Afternoon trading is beginning to see weakness in the major US stock indexes (SPY +0.3%) as the US dollar rises (+0.2%), crude prices tumble (-2.1%) and gold stabilizes after falling more than 10 points (-0.3%). Indicators Neutral in no-mans land.
Here is the current market situation from CNN Money
North and South American markets are mixed. The S&P 500 is higher by 0.32%, while the IPC is leading the Bovespa lower. They are down 0.18% and 0.13% respectively.
(Reuters) - AT&T Inc Chief Executive Randall Stephenson on Monday told investors he expects the planned $85.4 billion acquisition of Time Warner Inc to receive regulatory clearances as investors showed skepticism by pushing shares of both companies lower.
(Reuters) - Chinese aviation and shipping conglomerate HNA Group said on Monday it would buy about 25 percent of hotel operator and manager Hilton Worldwide Holdings Inc from biggest shareholder Blackstone Group LP for $6.5 billion.
NEW YORK (Reuters) - Oil prices fell on Monday after Iraq said it wanted to be exempt from an OPEC production cut, though prices drew some support from a rally in Wall Street shares and a draw in crude inventories at the U.S. storage hub of Cushing, Oklahoma.
BRUSSELS (Reuters) - The European Union's hopes of signing a landmark free trade deal with Canada this week appeared to evaporate on Monday as the Belgian federal government failed to win the consent of French-speaking regional authorities.
(Reuters) - Toronto-Dominion Bank and TD Ameritrade are buying Scottrade Financial Services for $4 billion in a deal that will combine two of the biggest U.S. discount brokerages, the companies said on Monday.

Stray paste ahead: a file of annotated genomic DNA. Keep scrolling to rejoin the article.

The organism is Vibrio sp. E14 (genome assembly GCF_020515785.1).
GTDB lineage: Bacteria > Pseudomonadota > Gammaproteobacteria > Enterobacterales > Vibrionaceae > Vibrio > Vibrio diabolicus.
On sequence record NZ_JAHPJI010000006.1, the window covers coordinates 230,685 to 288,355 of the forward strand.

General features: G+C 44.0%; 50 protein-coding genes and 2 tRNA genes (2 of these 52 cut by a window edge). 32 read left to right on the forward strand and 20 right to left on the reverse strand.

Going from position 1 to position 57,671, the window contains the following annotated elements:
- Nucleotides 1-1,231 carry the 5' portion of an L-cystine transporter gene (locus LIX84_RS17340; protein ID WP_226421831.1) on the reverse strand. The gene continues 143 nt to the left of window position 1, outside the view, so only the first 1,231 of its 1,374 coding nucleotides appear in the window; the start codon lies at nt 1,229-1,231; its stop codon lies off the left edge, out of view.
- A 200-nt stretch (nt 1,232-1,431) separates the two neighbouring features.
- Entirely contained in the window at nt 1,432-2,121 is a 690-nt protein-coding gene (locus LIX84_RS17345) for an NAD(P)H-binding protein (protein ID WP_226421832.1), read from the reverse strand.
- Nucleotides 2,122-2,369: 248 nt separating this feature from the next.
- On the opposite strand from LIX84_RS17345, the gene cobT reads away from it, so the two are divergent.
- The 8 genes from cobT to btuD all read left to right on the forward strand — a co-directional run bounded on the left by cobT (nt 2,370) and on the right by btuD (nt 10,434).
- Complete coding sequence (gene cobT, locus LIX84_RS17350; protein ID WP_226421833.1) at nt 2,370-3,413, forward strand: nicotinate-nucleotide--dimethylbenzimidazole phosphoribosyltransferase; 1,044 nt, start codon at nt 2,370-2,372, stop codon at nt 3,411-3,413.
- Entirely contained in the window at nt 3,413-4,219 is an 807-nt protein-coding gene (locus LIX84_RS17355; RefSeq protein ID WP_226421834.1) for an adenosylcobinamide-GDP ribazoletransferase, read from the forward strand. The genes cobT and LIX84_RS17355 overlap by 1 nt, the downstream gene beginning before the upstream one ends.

(Reuters) - The Financial Services Information Sharing and Analysis Center (FS-ISAC), an influential U.S. financial industry group, said on Monday it had formed a unit to enhance collaboration among its members and the U.S. government as a way to help reduce cyber security threats to the financial system.
As we reported earlier today, according to Bloomberg, Internet-connected CCTV cameras made by a Chinese firm, Hangzhou Xiongmai Technology were infected with malware that allowed hackers to takeover "tens of millions" of devices and launch the distributed denial-of-service (DDoS) attacks which brought the internet across much of the US, and especially on the east coast, to a virtual crawl for hours on Friday.
As Bloomberg first reported, and many others confirmed, the company itself admitted its culpability, with the security camera maker saying "its products were used to launch a cyber-attack that severed internet access for millions of users, highlighting the threat posed by the global proliferation of connected devices. The attackers hijacked CCTV cameras made by Hangzhou Xiongmai Technology Co. using malware known as Mirai, the company said in an e-mailed statement. While Xiongmai didn't say how many of its products had been infiltrated, all cameras made before September 2015 were potentially vulnerable."
However, just a few hours later, the company appears to have changed its tune.
As IP Video Market reports, "the Chinese video surveillance manufacturer, Xiongmai, whose equipment numerous sources blame for driving massive Internet attacks over the past month has fired back, defending itself against allegations. Moreover, they have involved the Chinese government's Ministry of Justice threatening legal action against those defaming them."